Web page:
Patterson maintains TCU QB job is two-horse race

Posted Tuesday, Apr. 23, 2013  comments  Print Reprints

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Much of the talk during Tuesday’s Big 12 coaches teleconference dealt with the new quarterbacks taking over around the league in 2013.

Nearly all of the league’s 10 teams will feature a new starting quarterback.

Of course, how TCU falls in that discussion is determined by how you parse coach Gary Patterson’s comments this spring.

Patterson remained consistent Tuesday, maintaining his narrative that Casey Pachall and Trevone Boykin are in a closely contested race to earn the job in 2013.

Patterson reiterated that he’ll name a starter during camp, which begins July 31. But throughout spring practice Patterson hinted that Pachall had the edge, often referring positively to the fact that a senior was running the offense, and pointed out Pachall worked more with the first-team on several occasions.

Pachall left the team after four games last season to seek treatment for substance abuse. As a redshirt freshman, Boykin replaced Pachall for the last nine games, learning by a baptism of fire, as Patterson has referred to it.

Patterson’s decision to play it close to the vest is probably a wise one. Not only is he showing respect for the job Boykin did under tough conditions — remember, he was running the offense without the Horned Frogs’ leading rusher (Waymon James) and was without senior running back Matthew Tucker for his inaugural start Oct. 6 against Iowa State — but he’s also making Pachall earn his old job back, to prove that he deserves to be the starter in prime time against LSU on Aug. 31 at Cowboys Stadium.

Patterson said Tuesday that he’d prefer to name his top quarterback as soon as it was obvious. And, at least publicly, he’s still claiming it’s too close to call.

“I’d like it not to be that way,” he said. “You always like a clear-cut winner ... so you always know who your No. 1 leader is.”

But because of the nature of Pachall’s departure, it’s more complicated than that. Patterson said the delay in naming the starter is, among other reasons, “maybe for recruiting reasons, morale inside the team, not so much for the public or the writers, but for the players feeling they have a chance to be the next guy. In our case, it’s a guy coming back and a guy who was here. I think both of them have things to work on to get better.”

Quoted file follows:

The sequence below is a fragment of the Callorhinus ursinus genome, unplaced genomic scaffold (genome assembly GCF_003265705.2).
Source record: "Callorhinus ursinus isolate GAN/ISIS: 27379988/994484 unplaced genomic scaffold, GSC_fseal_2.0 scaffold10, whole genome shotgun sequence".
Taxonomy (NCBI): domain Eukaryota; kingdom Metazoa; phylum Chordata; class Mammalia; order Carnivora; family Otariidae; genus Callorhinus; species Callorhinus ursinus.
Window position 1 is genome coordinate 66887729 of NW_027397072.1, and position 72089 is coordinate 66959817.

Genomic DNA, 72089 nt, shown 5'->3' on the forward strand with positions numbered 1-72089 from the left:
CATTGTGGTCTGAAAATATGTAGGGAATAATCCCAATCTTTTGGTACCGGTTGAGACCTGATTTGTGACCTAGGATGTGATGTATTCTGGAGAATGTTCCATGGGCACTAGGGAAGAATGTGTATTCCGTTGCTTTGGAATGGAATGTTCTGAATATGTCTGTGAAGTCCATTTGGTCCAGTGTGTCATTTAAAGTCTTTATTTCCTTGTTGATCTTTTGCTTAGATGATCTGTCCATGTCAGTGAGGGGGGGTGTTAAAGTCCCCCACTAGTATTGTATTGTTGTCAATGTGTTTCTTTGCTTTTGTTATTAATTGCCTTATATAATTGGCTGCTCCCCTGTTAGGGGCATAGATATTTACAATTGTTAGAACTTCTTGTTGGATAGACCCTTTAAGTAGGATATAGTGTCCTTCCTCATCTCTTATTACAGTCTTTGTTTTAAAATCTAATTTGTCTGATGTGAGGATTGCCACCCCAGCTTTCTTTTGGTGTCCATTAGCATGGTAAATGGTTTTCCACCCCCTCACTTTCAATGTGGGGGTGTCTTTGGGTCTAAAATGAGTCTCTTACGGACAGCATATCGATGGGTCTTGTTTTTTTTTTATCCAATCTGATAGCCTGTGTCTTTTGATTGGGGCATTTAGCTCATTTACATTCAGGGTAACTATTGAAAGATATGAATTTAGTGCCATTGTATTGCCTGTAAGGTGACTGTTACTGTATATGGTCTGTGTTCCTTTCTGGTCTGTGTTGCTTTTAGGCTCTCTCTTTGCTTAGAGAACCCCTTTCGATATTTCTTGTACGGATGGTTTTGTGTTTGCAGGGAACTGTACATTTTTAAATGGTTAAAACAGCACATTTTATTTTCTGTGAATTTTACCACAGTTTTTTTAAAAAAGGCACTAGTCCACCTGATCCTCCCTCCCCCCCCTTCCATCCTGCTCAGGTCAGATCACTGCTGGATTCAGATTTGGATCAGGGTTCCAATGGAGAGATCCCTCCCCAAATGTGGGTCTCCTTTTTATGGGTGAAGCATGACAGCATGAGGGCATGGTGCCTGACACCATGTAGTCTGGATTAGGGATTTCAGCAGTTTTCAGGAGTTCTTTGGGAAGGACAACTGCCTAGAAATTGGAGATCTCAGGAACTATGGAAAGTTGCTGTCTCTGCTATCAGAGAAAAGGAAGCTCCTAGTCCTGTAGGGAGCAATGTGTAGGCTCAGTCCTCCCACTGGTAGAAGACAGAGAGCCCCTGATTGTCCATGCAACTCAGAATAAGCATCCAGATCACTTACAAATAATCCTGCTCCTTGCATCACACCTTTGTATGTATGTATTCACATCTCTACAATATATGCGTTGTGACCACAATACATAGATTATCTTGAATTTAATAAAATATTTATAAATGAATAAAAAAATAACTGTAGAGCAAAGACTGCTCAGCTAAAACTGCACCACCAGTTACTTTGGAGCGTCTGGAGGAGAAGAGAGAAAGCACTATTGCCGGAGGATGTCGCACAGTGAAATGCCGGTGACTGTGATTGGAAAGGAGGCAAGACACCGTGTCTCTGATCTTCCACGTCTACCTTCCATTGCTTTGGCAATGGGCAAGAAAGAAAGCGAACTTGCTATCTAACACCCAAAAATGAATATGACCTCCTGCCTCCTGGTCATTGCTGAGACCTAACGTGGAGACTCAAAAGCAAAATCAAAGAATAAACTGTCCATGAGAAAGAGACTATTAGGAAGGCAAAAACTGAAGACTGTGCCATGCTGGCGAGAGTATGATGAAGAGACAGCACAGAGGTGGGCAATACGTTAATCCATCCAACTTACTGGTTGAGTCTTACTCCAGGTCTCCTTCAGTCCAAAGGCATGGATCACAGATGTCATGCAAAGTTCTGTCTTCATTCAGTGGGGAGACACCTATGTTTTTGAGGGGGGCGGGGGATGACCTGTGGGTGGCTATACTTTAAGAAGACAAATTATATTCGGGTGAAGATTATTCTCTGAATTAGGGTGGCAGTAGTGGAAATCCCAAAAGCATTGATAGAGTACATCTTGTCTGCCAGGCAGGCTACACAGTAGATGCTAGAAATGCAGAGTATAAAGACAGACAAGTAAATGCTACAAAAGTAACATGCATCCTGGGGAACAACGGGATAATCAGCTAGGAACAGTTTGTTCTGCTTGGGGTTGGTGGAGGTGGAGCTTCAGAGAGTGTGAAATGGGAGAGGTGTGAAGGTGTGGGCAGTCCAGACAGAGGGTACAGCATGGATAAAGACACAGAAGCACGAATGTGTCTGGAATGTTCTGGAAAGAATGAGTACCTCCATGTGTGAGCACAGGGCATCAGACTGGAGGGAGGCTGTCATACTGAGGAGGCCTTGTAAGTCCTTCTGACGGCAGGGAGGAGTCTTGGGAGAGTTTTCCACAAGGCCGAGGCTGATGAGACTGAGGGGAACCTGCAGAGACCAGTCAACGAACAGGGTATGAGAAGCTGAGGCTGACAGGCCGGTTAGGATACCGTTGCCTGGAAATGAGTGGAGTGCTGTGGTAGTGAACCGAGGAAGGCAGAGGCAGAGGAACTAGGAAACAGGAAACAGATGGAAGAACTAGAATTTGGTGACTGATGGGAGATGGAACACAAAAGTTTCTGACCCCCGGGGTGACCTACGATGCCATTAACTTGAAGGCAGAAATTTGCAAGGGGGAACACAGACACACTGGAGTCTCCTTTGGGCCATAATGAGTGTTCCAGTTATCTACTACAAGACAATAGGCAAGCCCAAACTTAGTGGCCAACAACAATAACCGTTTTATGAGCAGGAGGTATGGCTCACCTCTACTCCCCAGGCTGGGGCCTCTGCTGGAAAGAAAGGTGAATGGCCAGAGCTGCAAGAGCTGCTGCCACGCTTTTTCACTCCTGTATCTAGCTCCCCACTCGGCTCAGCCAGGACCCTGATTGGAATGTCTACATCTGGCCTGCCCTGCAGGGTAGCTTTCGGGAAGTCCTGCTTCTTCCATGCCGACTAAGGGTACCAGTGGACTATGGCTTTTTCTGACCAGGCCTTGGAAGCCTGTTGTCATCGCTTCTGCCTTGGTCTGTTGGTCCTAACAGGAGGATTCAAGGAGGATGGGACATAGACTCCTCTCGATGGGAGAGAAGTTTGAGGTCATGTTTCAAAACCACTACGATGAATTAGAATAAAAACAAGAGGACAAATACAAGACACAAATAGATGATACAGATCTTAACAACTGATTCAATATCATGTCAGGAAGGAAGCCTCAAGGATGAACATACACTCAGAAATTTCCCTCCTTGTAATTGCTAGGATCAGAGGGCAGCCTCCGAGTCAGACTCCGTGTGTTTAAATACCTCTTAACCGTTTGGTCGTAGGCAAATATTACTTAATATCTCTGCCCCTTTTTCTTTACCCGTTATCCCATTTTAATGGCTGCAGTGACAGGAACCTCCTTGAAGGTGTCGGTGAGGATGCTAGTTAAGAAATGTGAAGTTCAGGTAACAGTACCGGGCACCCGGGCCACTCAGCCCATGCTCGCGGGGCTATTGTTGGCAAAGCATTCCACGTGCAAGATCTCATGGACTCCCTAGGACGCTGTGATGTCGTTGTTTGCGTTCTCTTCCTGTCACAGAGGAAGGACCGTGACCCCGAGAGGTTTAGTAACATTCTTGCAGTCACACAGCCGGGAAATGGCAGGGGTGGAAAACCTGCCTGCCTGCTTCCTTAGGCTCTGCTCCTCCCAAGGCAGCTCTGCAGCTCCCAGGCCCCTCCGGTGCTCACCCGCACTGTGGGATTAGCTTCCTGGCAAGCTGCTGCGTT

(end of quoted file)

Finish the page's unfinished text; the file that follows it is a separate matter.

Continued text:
Among Big 12 quarterbacks, only Texas’ David Ash has more starts than Pachall. Both have played in 25 games, but Ash has 18 starts compared with Pachall’s 17. Jake Heaps, who transferred to Kansas after playing in 23 games, including 16 starts, at BYU, is the league’s third-most experienced quarterback.

Boykin helped TCU win some big games in 2012, including excellent performances on the road at Baylor, West Virginia and Texas. Patterson repeatedly complimented Boykin for being leaps and bounds more advanced from a year ago.

“When we left spring last year we felt like we could only play with one quarterback and after four games we couldn’t play with him,” Patterson said. “Trevone grew up a lot during the season and I think he has far surpassed that enough where that race at quarterback is very close. One beats you with his arm, one beats you with his legs and then how do both of them get better at the other part? Trevone really improved the throwing part of it.”

But he was equally effusive about Pachall’s performance this spring.

“Casey knocked some rust off but he obviously has command of the offense,” Patterson said Tuesday. “He was a little rough around the edges getting used it. He always had a [receiver] Josh Boyce and he’s not there, so he’s establishing who he’s throwing to and getting himself more and more familiar with the young wide receivers on the team.”


Here’s how Casey Pachall and Trevone Boykin played in 2012. Pachall went 4-0 before leaving the team. Boykin went 3-6 while starting the last nine games.

Pass yds.9481,853
Pass TDs1015
Rush yds.23380

Stefan Stevenson, 817-390-7760 Twitter: @FollowtheFrogs

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